Social Studies

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Cambodian Refugees and PTSD | America by the Numbers

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Many Cambodian refugees suffer from PTSD, and this trauma can have a huge impact on both their own lives and those of their families. Hear from a young man, Alex Pham, about the problems he has faced as a second generation Cambodian American living in Long Beach, California, in this clip from America by the Numbers. Pham recalls his father's memories of the Cambodian genocide before arriving in America, and explains how this affects both of their daily lives.

The New Mad Men | America by the Numbers: Episode 8

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Learn how advertising is adapting to appeal to a more diverse consumer base in the United States. People of color are quickly becoming the nation's most sought-after consumers, and brands are re-examining their marketing strategies in order to stay competitive in the changing marketplace. Visit Austin, Texas to take an exclusive look inside LatinWorks, one of the most successful multicultural ad agencies in the country, and learn how they are speaking to this multicultural market.

Inside Latinworks | America by the Numbers

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Dive into the Austin-based advertising firm LatinWorks, in this clip from America by the Numbers. Observe as the team puts together their award-winning multicultural ad campaigns. The general market and multicultural market have now combined to make a total market, which aims to reach everyone. In particular, the purchasing power of Latino women and millennials is on the rise, so reaching these consumers has become key.

What's Beautiful Today? | America by the Numbers

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Find out how companies are trying to chase a new demographic of Latino and millennial consumers, in this clip from America by the Numbers. Millennials make up nearly a quarter of the U.S. population, and more than one in five is Latino. Advertisers are focused on connecting with this growing consumer base, but are they successful?

Pass or Fail In Cambodia Town | America by the Numbers: Episode 6

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Learn about a community that debunks the so-called "model minority." Asian Americans are statistically the most educated and highest income ethnic group in the United States. But Southeast Asian Americans have some of the lowest high school completion rates in the nation. Visit Long Beach, California—the city with America's largest Cambodian community—to find out why this educational crisis is happening and what people are doing about it.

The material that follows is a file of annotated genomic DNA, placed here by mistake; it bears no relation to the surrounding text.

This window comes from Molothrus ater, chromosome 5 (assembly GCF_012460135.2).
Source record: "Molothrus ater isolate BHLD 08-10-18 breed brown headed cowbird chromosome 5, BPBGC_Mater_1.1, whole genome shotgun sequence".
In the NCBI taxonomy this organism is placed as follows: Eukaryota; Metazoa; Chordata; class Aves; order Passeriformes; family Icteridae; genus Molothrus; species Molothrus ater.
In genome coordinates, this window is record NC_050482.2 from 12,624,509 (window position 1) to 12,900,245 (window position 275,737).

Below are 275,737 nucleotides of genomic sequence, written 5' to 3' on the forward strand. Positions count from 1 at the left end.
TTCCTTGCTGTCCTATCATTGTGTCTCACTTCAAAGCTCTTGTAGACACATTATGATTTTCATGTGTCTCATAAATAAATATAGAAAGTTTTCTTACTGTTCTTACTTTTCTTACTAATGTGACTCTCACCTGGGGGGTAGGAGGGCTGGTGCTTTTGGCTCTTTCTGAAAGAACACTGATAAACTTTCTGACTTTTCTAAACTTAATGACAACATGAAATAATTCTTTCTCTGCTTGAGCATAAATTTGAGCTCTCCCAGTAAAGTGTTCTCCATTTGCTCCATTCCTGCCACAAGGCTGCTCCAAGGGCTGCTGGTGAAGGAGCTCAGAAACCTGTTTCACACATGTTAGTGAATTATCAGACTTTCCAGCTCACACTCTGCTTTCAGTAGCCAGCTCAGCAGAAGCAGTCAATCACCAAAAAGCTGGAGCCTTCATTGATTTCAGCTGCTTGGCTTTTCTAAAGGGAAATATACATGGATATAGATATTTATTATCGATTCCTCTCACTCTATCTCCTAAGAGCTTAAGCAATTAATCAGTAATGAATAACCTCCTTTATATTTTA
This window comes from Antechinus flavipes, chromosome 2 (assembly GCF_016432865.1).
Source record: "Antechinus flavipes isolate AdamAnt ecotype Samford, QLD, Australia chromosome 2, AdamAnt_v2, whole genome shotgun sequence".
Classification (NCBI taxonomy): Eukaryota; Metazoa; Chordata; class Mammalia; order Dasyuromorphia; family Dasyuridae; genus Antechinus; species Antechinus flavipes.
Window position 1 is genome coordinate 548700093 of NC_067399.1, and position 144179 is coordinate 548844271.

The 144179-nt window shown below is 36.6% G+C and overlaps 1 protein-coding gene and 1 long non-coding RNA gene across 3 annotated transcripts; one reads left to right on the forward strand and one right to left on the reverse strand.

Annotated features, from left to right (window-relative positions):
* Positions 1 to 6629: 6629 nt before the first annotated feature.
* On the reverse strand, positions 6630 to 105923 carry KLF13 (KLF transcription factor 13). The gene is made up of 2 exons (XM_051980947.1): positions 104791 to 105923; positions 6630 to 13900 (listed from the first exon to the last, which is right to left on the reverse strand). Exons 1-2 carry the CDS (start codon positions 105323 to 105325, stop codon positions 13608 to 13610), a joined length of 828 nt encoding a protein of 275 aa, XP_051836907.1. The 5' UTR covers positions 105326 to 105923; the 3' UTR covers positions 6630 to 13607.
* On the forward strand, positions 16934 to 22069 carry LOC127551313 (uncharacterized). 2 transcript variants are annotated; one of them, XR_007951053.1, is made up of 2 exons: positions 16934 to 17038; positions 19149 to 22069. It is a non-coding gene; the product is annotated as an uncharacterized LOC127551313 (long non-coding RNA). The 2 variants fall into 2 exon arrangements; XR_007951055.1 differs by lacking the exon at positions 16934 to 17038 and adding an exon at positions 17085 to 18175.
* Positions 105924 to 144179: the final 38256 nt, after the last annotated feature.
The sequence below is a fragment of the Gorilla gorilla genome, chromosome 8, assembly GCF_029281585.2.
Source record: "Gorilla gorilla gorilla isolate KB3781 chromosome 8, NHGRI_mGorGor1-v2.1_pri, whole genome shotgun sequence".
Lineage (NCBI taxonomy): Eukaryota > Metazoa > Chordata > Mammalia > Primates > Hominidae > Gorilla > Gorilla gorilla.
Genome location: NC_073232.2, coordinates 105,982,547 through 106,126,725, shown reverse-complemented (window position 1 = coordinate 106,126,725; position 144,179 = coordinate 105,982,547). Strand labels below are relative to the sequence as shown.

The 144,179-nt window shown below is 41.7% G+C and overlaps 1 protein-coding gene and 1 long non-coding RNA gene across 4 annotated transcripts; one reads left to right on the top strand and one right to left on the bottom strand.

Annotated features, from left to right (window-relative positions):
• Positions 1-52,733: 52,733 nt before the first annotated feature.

Southeast Asian Students in Long Beach, CA | America by the Numbers

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While Asian Americans are the best educated group in the United States, a startling number of Southeast Asian students aren't making it through high school. Learn some of the reasons why in this clip from America by the Numbers focusing on Cambodia Town in Long Beach, California. Hear from high school senior Shameka Min as she struggles to communicate with her mother, find housing, and support herself, all while trying to pass classes and graduate.

Diversity is Just Good Business | America by the Numbers

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Learn how increased diversity is affecting the advertising industry, in this clip from America by the Numbers. Minority populations are growing at 3-5 times the rate of the overall population, and diversity is now good business in the United States. See how this has changed since the so-called golden era of advertising—when the targeted consumer was usually white and middle class.

Prenatal Healthcare for Stressed Mothers | America by the Numbers

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Healthcare professionals are looking for ways to reduce toxic stress in young mothers at risk, using techniques like counseling and yoga. Find out how, in this clip from America by the Numbers. However, these professionals are sometimes hampered by a lack of resources, and in many cases they can only serve a small fraction of the women that need their help.

Surviving Year One | America by the Numbers: Episode 7

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Babies in Rochester, New York, are dying at a rate almost twice the national average. Learn about some of the possible social and economic reasons for that in this full episode of America by the Numbers. The United States ranks 56th lowest in the world for infant mortality, but studies have shown that mothers of color are more than twice as likely as white mothers to lose their babies before their first birthday. Explore some possible explanations for those findings, and witness the programs in Rochester working to reverse those disparities.

Infant Mortality and Toxic Stress | America by the Numbers

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Learn about the stresses faced by mothers in Rochester, New York, and the impact this has on infant mortality, in this clip from America by the Numbers. Despite the fact the United States spends more on healthcare than any other country, it ranks 56th in infant mortality rates globally. Experts have long connected infant mortality to poverty and its associated problems, but they are just beginning to understand that there could be a biological link.